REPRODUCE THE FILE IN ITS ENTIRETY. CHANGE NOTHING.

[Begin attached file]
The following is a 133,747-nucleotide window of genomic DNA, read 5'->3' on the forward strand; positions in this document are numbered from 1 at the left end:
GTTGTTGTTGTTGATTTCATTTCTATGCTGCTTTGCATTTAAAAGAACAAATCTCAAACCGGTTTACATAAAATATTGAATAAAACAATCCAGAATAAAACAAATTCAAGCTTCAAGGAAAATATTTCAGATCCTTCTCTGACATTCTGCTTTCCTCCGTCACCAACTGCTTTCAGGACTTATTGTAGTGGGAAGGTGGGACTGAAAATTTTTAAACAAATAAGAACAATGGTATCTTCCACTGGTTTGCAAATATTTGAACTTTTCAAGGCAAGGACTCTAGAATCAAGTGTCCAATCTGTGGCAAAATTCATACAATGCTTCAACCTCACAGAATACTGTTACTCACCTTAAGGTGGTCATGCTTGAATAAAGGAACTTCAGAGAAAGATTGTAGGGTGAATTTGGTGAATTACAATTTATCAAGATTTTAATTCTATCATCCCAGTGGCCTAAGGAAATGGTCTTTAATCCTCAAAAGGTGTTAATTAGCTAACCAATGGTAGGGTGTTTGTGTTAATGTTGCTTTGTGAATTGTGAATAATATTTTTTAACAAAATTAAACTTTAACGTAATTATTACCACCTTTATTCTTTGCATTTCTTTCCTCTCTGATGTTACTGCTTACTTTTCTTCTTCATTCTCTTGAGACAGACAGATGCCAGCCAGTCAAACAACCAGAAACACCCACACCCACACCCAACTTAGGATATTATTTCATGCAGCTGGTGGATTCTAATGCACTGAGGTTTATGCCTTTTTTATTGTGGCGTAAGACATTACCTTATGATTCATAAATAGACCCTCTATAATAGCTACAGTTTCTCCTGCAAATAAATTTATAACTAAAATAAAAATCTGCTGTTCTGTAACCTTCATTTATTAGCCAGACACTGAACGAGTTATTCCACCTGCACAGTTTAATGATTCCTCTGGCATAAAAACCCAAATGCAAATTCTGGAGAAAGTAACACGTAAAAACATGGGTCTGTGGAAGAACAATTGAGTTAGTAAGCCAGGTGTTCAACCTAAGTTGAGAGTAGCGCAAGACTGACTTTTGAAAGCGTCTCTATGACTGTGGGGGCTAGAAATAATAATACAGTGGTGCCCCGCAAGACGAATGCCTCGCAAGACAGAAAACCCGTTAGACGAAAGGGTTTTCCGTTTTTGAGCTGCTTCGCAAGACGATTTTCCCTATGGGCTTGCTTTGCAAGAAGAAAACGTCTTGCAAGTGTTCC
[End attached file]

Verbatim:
The following is a 133,747-nucleotide window of genomic DNA, read 5'->3' on the forward strand; positions in this document are numbered from 1 at the left end:
GTTGTTGTTGTTGATTTCATTTCTATGCTGCTTTGCATTTAAAAGAACAAATCTCAAACCGGTTTACATAAAATATTGAATAAAACAATCCAGAATAAAACAAATTCAAGCTTCAAGGAAAATATTTCAGATCCTTCTCTGACATTCTGCTTTCCTCCGTCACCAACTGCTTTCAGGACTTATTGTAGTGGGAAGGTGGGACTGAAAATTTTTAAACAAATAAGAACAATGGTATCTTCCACTGGTTTGCAAATATTTGAACTTTTCAAGGCAAGGACTCTAGAATCAAGTGTCCAATCTGTGGCAAAATTCATACAATGCTTCAACCTCACAGAATACTGTTACTCACCTTAAGGTGGTCATGCTTGAATAAAGGAACTTCAGAGAAAGATTGTAGGGTGAATTTGGTGAATTACAATTTATCAAGATTTTAATTCTATCATCCCAGTGGCCTAAGGAAATGGTCTTTAATCCTCAAAAGGTGTTAATTAGCTAACCAATGGTAGGGTGTTTGTGTTAATGTTGCTTTGTGAATTGTGAATAATATTTTTTAACAAAATTAAACTTTAACGTAATTATTACCACCTTTATTCTTTGCATTTCTTTCCTCTCTGATGTTACTGCTTACTTTTCTTCTTCATTCTCTTGAGACAGACAGATGCCAGCCAGTCAAACAACCAGAAACACCCACACCCACACCCAACTTAGGATATTATTTCATGCAGCTGGTGGATTCTAATGCACTGAGGTTTATGCCTTTTTTATTGTGGCGTAAGACATTACCTTATGATTCATAAATAGACCCTCTATAATAGCTACAGTTTCTCCTGCAAATAAATTTATAACTAAAATAAAAATCTGCTGTTCTGTAACCTTCATTTATTAGCCAGACACTGAACGAGTTATTCCACCTGCACAGTTTAATGATTCCTCTGGCATAAAAACCCAAATGCAAATTCTGGAGAAAGTAACACGTAAAAACATGGGTCTGTGGAAGAACAATTGAGTTAGTAAGCCAGGTGTTCAACCTAAGTTGAGAGTAGCGCAAGACTGACTTTTGAAAGCGTCTCTATGACTGTGGGGGCTAGAAATAATAATACAGTGGTGCCCCGCAAGACGAATGCCTCGCAAGACAGAAAACCCGTTAGACGAAAGGGTTTTCCGTTTTTGAGCTGCTTCGCAAGACGATTTTCCCTATGGGCTTGCTTTGCAAGAAGAAAACGTCTTGCAAGTGTTCC